Why did Customs seize this laptop?

[This post was prompted by contact from a person who had a laptop seized. Since original publication they have asked for their comments to be removed.]

We recently asked Customs whether they were able to do this and they replied that they could under the Customs and Excise Act (1996).

Looking for information

We’d like to find out more about what Customs are doing in this area. In particular we’d like to know what they’re looking for, whether they’re targeting anyone in particular, and what they do with the systems and data they seize.

Please contact us if this has happened to you or anyone you know. Please include as much detail as possible. We promise to respect your anonymity.

8 thoughts on “Why did Customs seize this laptop?”

  1. I can see why they can do this, but its pretty bloody intrusive, and raises serious civil liberties and privacy concerns. its the equivalent of being able to kick in your door and take all the books in your house – and they shouldn’t be able to do that without serious cause and a warrant.

  2. And while we’re at it: they can just image the data, so what’s the justification for retaining the physical device for any longer than is necessary for that?

  3. Idiot/Savant – not just your books but all of your personal papers, photos, videos, etc.

    Two of the scenarios that worry me:

    1. “Sir, can you show me the license for these MP3 music files on your computer?”

    2. “Sir, we’ve found some photos of an unclothed girl toddler at the beach. We’ve contacted CYFS and they’ll be taking your daughter into custody for her own protection.”

  4. Mattp – well, that’s the interesting point. I believe Customs can force you to unlock suitcases and the like, so can they force you to decrypt files? And what’s the penalty if you refuse? And what if you don’t have the key?

    Of course, if you really wanted to smuggle data you wouldn’t carry it on you when there’s that whole world-spanning network thing that you could use instead.

  5. And what of steganography, or even just obfuscated OTP encryption (such as text within cricket match commentaries). \Sir, this text does not mean what you say that it means.\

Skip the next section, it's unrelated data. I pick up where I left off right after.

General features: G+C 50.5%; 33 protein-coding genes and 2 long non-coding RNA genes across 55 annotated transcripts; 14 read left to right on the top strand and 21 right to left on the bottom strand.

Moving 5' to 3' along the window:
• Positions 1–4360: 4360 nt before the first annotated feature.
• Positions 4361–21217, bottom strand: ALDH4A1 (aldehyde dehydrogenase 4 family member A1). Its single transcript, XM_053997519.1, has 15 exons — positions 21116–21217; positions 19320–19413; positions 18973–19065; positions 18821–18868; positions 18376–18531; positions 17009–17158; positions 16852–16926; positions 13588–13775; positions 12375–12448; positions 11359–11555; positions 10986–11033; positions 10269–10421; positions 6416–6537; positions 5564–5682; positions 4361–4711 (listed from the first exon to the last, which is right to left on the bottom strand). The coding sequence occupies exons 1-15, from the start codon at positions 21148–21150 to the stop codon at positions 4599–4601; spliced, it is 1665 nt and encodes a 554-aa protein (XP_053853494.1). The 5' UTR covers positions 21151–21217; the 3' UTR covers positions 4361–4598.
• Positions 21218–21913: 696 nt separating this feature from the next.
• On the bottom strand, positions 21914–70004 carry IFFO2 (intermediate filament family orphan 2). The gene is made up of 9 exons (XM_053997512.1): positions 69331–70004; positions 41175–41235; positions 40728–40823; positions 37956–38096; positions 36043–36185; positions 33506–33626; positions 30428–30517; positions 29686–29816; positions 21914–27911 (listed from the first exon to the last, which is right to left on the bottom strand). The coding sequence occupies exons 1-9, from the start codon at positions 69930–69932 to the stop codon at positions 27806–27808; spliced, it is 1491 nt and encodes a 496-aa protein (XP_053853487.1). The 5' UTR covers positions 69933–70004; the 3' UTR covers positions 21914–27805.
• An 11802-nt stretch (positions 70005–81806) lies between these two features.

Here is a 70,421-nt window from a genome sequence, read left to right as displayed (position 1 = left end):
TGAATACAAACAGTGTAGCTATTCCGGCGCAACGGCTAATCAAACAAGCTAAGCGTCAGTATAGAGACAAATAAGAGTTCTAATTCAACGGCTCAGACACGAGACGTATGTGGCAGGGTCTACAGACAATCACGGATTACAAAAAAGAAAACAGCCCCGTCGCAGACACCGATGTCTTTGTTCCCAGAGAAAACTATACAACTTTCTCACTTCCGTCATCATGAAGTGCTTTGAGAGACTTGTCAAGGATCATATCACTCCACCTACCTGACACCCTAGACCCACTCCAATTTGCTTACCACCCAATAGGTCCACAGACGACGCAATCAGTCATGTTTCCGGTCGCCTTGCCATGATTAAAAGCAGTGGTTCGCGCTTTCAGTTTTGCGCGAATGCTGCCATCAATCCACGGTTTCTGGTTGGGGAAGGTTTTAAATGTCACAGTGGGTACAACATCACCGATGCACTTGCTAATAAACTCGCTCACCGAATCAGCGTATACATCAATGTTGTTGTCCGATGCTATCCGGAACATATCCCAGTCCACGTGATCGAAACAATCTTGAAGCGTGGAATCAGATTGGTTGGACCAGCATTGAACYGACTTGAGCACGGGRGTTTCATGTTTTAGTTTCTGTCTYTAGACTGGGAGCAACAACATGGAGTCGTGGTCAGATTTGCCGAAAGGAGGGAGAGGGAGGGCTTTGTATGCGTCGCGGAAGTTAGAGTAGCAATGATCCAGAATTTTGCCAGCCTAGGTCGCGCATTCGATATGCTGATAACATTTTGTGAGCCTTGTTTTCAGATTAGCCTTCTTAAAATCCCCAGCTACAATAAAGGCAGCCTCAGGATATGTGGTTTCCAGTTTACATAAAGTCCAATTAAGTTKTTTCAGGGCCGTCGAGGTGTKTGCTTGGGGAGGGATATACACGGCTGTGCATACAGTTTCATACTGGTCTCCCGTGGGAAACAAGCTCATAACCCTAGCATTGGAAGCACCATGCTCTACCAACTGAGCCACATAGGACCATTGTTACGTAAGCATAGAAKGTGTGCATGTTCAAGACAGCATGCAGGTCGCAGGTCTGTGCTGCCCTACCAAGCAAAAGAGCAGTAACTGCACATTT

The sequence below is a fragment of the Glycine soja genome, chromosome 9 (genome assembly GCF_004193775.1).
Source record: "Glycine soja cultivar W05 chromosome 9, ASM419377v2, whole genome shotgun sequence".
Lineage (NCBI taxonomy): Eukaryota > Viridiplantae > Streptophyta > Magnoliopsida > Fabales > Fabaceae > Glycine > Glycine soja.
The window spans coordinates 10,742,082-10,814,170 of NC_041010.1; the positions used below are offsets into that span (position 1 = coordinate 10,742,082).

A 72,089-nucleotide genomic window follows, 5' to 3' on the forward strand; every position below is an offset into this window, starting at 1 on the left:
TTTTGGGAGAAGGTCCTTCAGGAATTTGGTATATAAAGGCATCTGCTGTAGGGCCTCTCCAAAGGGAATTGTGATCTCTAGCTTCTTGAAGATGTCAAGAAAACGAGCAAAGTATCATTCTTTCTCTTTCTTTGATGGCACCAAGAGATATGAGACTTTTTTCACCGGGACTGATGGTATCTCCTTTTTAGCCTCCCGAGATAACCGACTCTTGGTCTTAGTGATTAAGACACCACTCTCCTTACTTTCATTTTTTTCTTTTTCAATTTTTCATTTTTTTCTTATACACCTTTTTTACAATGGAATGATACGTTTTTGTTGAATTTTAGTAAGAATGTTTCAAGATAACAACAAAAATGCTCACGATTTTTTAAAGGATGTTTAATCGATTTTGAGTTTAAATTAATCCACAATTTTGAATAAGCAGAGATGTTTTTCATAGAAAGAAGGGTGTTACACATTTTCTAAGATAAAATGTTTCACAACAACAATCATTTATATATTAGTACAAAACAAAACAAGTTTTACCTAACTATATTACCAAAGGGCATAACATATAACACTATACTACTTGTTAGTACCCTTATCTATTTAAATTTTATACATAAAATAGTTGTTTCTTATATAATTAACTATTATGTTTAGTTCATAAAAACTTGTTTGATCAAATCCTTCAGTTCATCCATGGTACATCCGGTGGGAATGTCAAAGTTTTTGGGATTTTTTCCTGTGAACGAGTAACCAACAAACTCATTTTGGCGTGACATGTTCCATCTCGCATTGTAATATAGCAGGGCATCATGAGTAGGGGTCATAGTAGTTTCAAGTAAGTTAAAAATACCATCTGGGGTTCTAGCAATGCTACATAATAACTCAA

Eventually, one could imagine that the use or possession of ‘potentially encrypted’ files becomes illegal, unless matching private keys are held in escrow by a central authority. Oh what a wonderful world.

  6. In the UK it is a crime of up to two years imprisonment for failing to supply passwords or encryption keys to access computers or data that you possess.

    A combination of terrorism and child pornography has justified this remarkable ability to effectively ask people to provide access to that which might incriminate themselves. The difference between that and a warrant to enter your private property is that a warrant doesn’t require you to provide a key, the authorities can gain access. What this now presents is effectively a thoughtcrime.

  7. One hears most about laptops seizures in the US. However, my own laptop was seized twice by Canada for “suspect prohibited pornography”. Of course, this was pure harassment. In the first instance, it took four months for its return to me in Thailand and Thai Customs expected me to pay duty and VAT on my own computer (with Thai keyboard!). In the second, it took Canada only three months to return my laptop to Thailand. However, they stated the regs had changed and I now needed to pay my own shipping (+duty and VAT again!). I complained bitterly and shipping was eventually covered.

    Due to these seizures, I made many suggestions to the minister involved such as creating data dumps at each inspection station to avoid inconveniencing the traveller.

    Customs replied that I would have to file an official information request in order for them to answer my questions about just how many laptops are seized each year and how many of these seizures result in criminal charges.

    CJ Hinke
    Freedom Against Censorship Thailand (FACT)

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